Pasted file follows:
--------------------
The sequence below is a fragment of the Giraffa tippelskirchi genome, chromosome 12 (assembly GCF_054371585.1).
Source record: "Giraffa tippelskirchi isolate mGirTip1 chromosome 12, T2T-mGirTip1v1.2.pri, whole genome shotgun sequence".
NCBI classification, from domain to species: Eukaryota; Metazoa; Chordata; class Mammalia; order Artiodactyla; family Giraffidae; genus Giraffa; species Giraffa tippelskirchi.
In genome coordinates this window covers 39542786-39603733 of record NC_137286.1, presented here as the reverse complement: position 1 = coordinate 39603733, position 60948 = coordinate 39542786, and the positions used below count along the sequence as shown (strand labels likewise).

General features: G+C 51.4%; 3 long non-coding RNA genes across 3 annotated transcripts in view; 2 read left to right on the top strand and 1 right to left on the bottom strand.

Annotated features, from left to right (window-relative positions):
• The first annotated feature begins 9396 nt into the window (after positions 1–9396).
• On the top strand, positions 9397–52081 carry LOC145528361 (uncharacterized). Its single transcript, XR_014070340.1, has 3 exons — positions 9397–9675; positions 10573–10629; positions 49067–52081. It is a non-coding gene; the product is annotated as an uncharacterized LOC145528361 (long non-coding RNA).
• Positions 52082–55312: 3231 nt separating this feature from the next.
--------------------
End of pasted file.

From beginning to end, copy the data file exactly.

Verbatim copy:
The sequence below is a fragment of the Giraffa tippelskirchi genome, chromosome 12 (assembly GCF_054371585.1).
Source record: "Giraffa tippelskirchi isolate mGirTip1 chromosome 12, T2T-mGirTip1v1.2.pri, whole genome shotgun sequence".
NCBI classification, from domain to species: Eukaryota; Metazoa; Chordata; class Mammalia; order Artiodactyla; family Giraffidae; genus Giraffa; species Giraffa tippelskirchi.
In genome coordinates this window covers 39542786-39603733 of record NC_137286.1, presented here as the reverse complement: position 1 = coordinate 39603733, position 60948 = coordinate 39542786, and the positions used below count along the sequence as shown (strand labels likewise).

General features: G+C 51.4%; 3 long non-coding RNA genes across 3 annotated transcripts in view; 2 read left to right on the top strand and 1 right to left on the bottom strand.

Annotated features, from left to right (window-relative positions):
• The first annotated feature begins 9396 nt into the window (after positions 1–9396).
• On the top strand, positions 9397–52081 carry LOC145528361 (uncharacterized). Its single transcript, XR_014070340.1, has 3 exons — positions 9397–9675; positions 10573–10629; positions 49067–52081. It is a non-coding gene; the product is annotated as an uncharacterized LOC145528361 (long non-coding RNA).
• Positions 52082–55312: 3231 nt separating this feature from the next.